Advantages of practice of the invention in operation of a continuous, multi-stage solvent extraction circuit are illustrated in Example III.
A continuous solvent extraction circuit was set up to contain 3 extraction stages (E-1, E-2, and E-3) along with 2 stripping stages. Provision was made so that the mixer retention time in extraction stage E-1 could be varied. An aqueous solution containing 2.00 g/l Cu2+, 5 g/l Fe3+ at a pH of 2.0 was used as the circuit feed while the organic was 7 v/v % LIX®622 in Kermac 470B. The circuit was run for three 71/2 to 8 hour periods under exactly the same conditions except for the volume of the mixer in extraction stage (E-1). The values given in Table III, below, summarize the data obtained. Values reported are averaged for all the values determined over the particular day's run.
TABLE III__________________________________________________________________________Mixer Retention Loaded Stripped Strip PregnantTime (min.) Organic Organic Raffinate Electrolyte ElectrolyteDay E-1 E-2 E-3 Cu Fe Cu Fe Cu Cu Fe Cu Fe__________________________________________________________________________1 2.5 2.5 2.5 3.49 .049 1.64 N.D.* .016 30.0 .023 48.6 .582 3.5 2.5 2.5 3.59 .045 1.59 N.D. .014 30.0 .023 51.3 .553 4.6 2.5 2.5 3.59 .032 1.67 N.D. .012 30.0 .023 50.8 .43__________________________________________________________________________ *None Detected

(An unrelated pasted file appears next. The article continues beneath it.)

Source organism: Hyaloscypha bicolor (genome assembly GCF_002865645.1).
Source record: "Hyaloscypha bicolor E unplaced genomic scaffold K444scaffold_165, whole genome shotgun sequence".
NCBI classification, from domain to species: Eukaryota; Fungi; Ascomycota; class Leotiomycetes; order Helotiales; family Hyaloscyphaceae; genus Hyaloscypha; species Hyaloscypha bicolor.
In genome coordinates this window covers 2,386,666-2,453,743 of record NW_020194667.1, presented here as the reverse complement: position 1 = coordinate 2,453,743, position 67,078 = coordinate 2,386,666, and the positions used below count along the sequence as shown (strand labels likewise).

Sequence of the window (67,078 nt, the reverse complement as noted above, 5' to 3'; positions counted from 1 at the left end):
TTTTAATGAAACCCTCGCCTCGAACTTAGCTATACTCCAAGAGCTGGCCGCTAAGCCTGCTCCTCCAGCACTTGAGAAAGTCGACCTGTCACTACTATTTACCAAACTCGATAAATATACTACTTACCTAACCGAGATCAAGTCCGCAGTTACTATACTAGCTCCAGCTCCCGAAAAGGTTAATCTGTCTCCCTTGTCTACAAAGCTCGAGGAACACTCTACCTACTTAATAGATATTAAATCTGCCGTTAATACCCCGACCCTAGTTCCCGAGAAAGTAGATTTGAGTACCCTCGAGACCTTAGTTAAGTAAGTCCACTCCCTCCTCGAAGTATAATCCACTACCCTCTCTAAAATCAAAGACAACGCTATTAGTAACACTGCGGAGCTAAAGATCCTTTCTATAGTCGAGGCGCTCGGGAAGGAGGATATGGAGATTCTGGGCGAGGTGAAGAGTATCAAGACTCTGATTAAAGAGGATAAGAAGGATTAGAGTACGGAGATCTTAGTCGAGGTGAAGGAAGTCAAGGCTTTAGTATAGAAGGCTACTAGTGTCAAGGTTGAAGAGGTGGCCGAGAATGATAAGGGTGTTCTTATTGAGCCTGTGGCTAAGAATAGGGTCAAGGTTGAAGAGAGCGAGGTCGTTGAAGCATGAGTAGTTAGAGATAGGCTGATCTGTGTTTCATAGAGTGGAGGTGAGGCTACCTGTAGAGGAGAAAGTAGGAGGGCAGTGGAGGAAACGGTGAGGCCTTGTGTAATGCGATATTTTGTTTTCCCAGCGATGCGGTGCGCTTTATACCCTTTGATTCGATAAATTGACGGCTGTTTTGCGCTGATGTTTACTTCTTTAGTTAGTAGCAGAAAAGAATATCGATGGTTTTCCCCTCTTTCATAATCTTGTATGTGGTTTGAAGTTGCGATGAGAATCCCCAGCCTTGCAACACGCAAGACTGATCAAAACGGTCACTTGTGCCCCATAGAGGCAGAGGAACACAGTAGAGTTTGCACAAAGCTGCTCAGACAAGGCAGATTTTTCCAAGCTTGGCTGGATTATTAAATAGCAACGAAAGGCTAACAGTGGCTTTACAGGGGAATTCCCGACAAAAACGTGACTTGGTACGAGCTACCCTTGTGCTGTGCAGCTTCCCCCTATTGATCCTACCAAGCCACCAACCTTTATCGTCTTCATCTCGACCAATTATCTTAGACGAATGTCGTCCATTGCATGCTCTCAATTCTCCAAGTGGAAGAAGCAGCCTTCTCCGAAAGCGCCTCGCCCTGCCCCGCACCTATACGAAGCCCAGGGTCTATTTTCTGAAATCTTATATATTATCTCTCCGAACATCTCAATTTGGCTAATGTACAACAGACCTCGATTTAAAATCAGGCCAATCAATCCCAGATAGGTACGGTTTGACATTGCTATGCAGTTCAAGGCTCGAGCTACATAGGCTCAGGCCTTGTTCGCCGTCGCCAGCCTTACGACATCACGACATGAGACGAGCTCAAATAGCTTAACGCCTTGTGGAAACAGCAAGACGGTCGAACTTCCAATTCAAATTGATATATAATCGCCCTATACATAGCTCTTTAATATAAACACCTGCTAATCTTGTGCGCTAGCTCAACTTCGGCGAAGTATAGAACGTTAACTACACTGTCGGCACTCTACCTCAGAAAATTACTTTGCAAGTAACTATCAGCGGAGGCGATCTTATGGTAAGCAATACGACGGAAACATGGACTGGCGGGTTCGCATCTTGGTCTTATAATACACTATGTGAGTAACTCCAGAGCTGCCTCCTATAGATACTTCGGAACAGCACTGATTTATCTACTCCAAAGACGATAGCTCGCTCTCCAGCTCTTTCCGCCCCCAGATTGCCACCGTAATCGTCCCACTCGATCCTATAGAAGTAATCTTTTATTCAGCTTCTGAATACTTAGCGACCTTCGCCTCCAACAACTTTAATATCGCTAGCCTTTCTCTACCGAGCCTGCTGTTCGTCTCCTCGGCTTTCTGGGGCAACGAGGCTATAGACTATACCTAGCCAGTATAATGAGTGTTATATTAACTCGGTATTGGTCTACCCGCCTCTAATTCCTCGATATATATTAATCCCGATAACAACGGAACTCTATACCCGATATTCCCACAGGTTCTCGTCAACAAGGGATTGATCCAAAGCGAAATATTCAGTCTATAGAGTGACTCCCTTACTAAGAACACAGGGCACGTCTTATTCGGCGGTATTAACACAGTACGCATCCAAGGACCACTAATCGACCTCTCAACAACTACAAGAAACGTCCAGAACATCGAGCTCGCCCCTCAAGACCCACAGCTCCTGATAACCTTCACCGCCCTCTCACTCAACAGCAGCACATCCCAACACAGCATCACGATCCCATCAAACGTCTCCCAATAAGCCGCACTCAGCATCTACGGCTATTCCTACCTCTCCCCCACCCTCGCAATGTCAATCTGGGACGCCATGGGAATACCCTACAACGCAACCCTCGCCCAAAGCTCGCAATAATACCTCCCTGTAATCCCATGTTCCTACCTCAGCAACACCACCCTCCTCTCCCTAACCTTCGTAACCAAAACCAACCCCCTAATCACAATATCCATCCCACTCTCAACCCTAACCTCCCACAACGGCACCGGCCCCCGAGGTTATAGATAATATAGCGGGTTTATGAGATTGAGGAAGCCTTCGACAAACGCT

The data set out in Table III provide evidence of some of the substantial advantages which may be obtained through practice of the invention. If an electrowinning tankhouse can be operated with an iron content of 3.0 g/l, then operation under the conditions of day 1 would requiire a tankhouse bleed of 18.7%. Operation under the conditions of day 3, however, would require a tankhouse bleed of only 13.7%. Because a typical tankhouse bleed contains about 30 g/l copper, this could represent a significant copper loss if bled to the leach pile. If bled to the feedstock, an overall increase in the size of the whole solvent extraction circuit would be needed.